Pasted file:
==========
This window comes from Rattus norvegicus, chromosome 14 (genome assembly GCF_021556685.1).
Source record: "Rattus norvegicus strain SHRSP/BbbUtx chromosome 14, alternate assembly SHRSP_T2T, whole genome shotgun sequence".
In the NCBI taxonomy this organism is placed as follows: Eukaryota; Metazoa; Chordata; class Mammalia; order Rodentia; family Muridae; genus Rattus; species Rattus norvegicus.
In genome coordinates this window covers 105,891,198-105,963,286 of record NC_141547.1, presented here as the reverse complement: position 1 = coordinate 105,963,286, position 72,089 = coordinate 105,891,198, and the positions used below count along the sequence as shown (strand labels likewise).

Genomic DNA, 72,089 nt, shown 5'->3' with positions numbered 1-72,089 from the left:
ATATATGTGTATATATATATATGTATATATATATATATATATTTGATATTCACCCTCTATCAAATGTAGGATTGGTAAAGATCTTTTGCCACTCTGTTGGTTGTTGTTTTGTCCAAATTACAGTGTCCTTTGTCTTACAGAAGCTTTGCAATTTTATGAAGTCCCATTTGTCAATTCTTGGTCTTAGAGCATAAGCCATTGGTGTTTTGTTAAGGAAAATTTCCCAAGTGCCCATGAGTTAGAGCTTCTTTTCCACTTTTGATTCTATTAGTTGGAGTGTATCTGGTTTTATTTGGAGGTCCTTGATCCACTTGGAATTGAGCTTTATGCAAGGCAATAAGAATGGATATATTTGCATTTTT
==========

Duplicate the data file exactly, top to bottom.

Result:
This window comes from Rattus norvegicus, chromosome 14 (genome assembly GCF_021556685.1).
Source record: "Rattus norvegicus strain SHRSP/BbbUtx chromosome 14, alternate assembly SHRSP_T2T, whole genome shotgun sequence".
In the NCBI taxonomy this organism is placed as follows: Eukaryota; Metazoa; Chordata; class Mammalia; order Rodentia; family Muridae; genus Rattus; species Rattus norvegicus.
In genome coordinates this window covers 105,891,198-105,963,286 of record NC_141547.1, presented here as the reverse complement: position 1 = coordinate 105,963,286, position 72,089 = coordinate 105,891,198, and the positions used below count along the sequence as shown (strand labels likewise).

Genomic DNA, 72,089 nt, shown 5'->3' with positions numbered 1-72,089 from the left:
ATATATGTGTATATATATATATGTATATATATATATATATATTTGATATTCACCCTCTATCAAATGTAGGATTGGTAAAGATCTTTTGCCACTCTGTTGGTTGTTGTTTTGTCCAAATTACAGTGTCCTTTGTCTTACAGAAGCTTTGCAATTTTATGAAGTCCCATTTGTCAATTCTTGGTCTTAGAGCATAAGCCATTGGTGTTTTGTTAAGGAAAATTTCCCAAGTGCCCATGAGTTAGAGCTTCTTTTCCACTTTTGATTCTATTAGTTGGAGTGTATCTGGTTTTATTTGGAGGTCCTTGATCCACTTGGAATTGAGCTTTATGCAAGGCAATAAGAATGGATATATTTGCATTTTT